Billion-Dollar Startups Flourishing in Switzerland’s ‘Crypto Valley’
Top 50 Swiss Crypto Firms Now Worth $44BThe report shows that the number of companies working either with digital coins or the blockchain in “Crypto Valley,” the heartland of cryptocurrency activity near the Swiss municipality of Zug, has almost doubled to 600 in the past year. The figures, contained in an online directory by CV, include companies operating in neighboring Liechtenstein. About 350 entities were featured in the directory when the CV Maps database was first launched in April 2017. Of the top 50 companies listed, five are unicorns that are either based in Crypto Valley or originated from the area. They include the world’s biggest bitcoin miner, Bitmain, as well as other leading cryptocurrency businesses such as Cardano, Dfinity, Ethereum and Xapo, CV said. Bitmain’s revenue soared 1,700 percent to $2.5 billion in 2017, from just $137 million two years earlier. Its full-year net profit rocketed to $1.2 billion. More than 440 people, most of them expatriates, work for Zug’s top crypto firms. All of the region’s companies appear to be well-funded, boasting a combined market value of more than $44 billion. Capital levels often run “into the tens or hundreds of millions of dollars” for several companies — a feature that distinguishes them from startups in other parts of the world, CV said in the report. “The top 50 report shows that Crypto Valley has retained its appeal as a location for blockchain companies from all sectors,” said Ralf Glabischnig, founder and managing partner of technology firm Inacta, which built the database, in an emailed statement to news.Bitcoin.com. CV Venture Capital, a blockchain-focused investor and incubator in Zug, worked with accountants PwC Strategy & Switzerland and Inacta to identify the top 50 Crypto Valley companies based on data from CV Maps, various crypto exchanges, media reports and social media platforms such as LinkedIn.
Progressive ParadiseSwitzerland has taken a progressive stance towards cryptocurrency, legalizing its use and formalizing crypto transactions in a range of contexts. But some crypto project teams still find it difficult to open bank accounts and some crypto-focused bankers and investors have highlighted the need for greater regulatory clarity. Nonetheless, the country sees virtual money and blockchain technology as strategic innovations in global finance and is intent on maintaining the growth of the industry, while expanding the number of jobs it has to offer in the field. The country’s tax regulator considers cryptocurrencies to be assets, subject to wealth taxes that must be declared in annual tax returns. However, uncertainty among legacy Swiss banks on the policing and implementation of initial coin offerings (ICOs) in the financial market has made them cautious; many remain reluctant to issue company accounts to participants in the nascent market, leading to the departure of at least two major players this year alone. Despite this, many banks have started to open up. Maerki Baumann, an 86-year-old private bank, now accepts crypto assets, for example.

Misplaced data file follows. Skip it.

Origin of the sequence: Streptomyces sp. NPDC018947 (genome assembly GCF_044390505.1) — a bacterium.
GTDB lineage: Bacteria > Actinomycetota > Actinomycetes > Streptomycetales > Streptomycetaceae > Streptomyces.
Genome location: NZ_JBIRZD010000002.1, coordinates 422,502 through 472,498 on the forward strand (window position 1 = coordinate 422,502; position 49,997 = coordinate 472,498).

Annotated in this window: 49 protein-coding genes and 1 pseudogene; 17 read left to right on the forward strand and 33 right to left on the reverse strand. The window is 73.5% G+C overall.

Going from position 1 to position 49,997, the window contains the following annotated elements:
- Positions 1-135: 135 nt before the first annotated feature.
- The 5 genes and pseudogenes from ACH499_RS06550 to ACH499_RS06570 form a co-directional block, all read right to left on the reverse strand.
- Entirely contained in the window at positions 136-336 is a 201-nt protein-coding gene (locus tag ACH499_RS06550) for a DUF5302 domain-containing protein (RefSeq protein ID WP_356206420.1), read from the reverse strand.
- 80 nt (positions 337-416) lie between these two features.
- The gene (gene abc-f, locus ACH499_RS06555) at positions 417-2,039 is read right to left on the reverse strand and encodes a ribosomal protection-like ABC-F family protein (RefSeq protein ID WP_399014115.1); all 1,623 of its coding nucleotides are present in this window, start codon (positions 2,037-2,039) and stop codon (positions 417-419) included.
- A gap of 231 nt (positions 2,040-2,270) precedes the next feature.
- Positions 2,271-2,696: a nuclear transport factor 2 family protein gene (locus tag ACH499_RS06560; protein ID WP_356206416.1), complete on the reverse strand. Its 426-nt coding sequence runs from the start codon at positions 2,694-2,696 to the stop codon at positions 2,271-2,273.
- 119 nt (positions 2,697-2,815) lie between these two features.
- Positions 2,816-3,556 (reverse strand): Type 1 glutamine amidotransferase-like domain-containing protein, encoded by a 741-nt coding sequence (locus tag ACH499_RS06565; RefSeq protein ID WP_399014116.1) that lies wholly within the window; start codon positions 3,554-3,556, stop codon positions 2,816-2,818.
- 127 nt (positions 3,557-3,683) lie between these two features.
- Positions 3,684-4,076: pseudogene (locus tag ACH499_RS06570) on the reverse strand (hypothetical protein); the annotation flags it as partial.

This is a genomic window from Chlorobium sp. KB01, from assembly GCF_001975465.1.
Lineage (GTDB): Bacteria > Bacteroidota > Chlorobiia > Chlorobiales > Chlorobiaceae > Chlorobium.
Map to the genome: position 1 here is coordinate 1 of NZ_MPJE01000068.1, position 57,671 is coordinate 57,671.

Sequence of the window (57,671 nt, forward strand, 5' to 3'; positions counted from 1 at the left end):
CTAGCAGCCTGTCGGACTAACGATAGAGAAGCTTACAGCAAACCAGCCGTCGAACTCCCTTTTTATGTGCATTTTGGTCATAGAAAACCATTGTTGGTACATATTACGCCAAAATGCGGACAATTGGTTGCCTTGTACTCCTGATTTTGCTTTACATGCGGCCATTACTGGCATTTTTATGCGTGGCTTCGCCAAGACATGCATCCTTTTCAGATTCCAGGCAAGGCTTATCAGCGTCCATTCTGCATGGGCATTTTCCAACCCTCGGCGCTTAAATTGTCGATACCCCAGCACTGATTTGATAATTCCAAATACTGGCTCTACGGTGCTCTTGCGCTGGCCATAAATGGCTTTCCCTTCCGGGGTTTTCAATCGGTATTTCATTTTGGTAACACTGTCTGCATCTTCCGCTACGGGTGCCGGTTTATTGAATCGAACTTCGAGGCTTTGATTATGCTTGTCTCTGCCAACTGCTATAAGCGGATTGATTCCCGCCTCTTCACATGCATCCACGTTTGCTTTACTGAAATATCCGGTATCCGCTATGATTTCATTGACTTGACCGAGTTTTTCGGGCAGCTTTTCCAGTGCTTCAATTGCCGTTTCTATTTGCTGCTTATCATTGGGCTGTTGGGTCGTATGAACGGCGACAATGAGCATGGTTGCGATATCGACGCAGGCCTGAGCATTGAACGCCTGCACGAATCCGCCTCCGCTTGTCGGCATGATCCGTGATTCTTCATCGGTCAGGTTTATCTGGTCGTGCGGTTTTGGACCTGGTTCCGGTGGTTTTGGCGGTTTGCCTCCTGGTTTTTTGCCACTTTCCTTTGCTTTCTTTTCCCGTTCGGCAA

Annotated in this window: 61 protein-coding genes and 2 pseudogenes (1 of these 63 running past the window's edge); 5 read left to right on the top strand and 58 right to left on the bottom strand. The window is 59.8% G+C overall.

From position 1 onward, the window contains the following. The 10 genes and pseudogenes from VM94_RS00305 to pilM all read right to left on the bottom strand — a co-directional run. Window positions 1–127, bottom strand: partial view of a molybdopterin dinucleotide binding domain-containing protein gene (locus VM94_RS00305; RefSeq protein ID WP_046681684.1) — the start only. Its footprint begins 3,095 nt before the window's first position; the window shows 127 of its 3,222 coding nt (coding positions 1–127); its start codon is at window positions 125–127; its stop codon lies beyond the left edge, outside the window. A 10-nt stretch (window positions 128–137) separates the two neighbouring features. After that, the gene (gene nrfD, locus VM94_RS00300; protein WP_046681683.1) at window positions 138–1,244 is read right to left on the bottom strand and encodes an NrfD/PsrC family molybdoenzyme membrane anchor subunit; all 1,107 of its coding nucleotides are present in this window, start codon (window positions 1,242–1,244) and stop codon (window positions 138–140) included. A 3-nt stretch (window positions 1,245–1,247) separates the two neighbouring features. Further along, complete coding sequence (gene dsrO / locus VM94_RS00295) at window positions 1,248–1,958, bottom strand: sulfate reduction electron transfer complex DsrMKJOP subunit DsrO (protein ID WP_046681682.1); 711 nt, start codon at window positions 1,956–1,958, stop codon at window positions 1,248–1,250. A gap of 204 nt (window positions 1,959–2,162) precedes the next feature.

Crypto Super-LeagueTo qualify for CV’s self-described “crypto super-league” list of Switzerland’s top-rated companies, firms must meet three criteria. First, blockchain technology must be part of a company’s core business. Second, qualifying firms should employ more than one person in Switzerland or Liechtenstein. Finally, companies hoping to make the cut “should make some contribution to the blockchain ecosystem and the wider Crypto Valley community.” Additional requirements include ticking one of the following three boxes: funding in excess of $10 million, a valuation of more than $10 million or the provision of at least 10 full-time positions in Switzerland or Liechtenstein. The report by CV also sheds light on the growth of various subsectors of the crypto industry in Zug, including details on market capitalization and headcounts at specific companies. From health tech to data analytics and the e-government sphere, several industries are running businesses based on cryptocurrencies and the blockchain in Crypto Valley. Two secondary segments feature in the top 50 list: brokerages, trade and exchange, as well as platform and protocol. Each sector is represented by 11 companies. Other areas covered include the hardware and middleware industries, as well as services related to community, peer-to-peer and loyalty. Daniel Diemers, partner at PwC Strategy & Switzerland, said: “Crypto Valley has grown enormously in just three short years. Even two or three years ago, there were just 10 to 15 companies in the blockchain industry. PwC (realizes) … the potential of blockchain and how it is important for companies to understand the technology and to get close to innovative startups in the field.” What do you think about the development of the cryptocurrency industry in Switzerland? Let us know what you think in the comments section below.
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Bitmain Blockchain Cardano companies crypto Crypto Valley Cv VC Daniel Diemers dfinity digital coins Economy & Regulation ICOs Inacta Liechtenstein N-Economy PwC Ralf Glabischnig report Switzerland Venture Capital Virtual Money Xapo Zug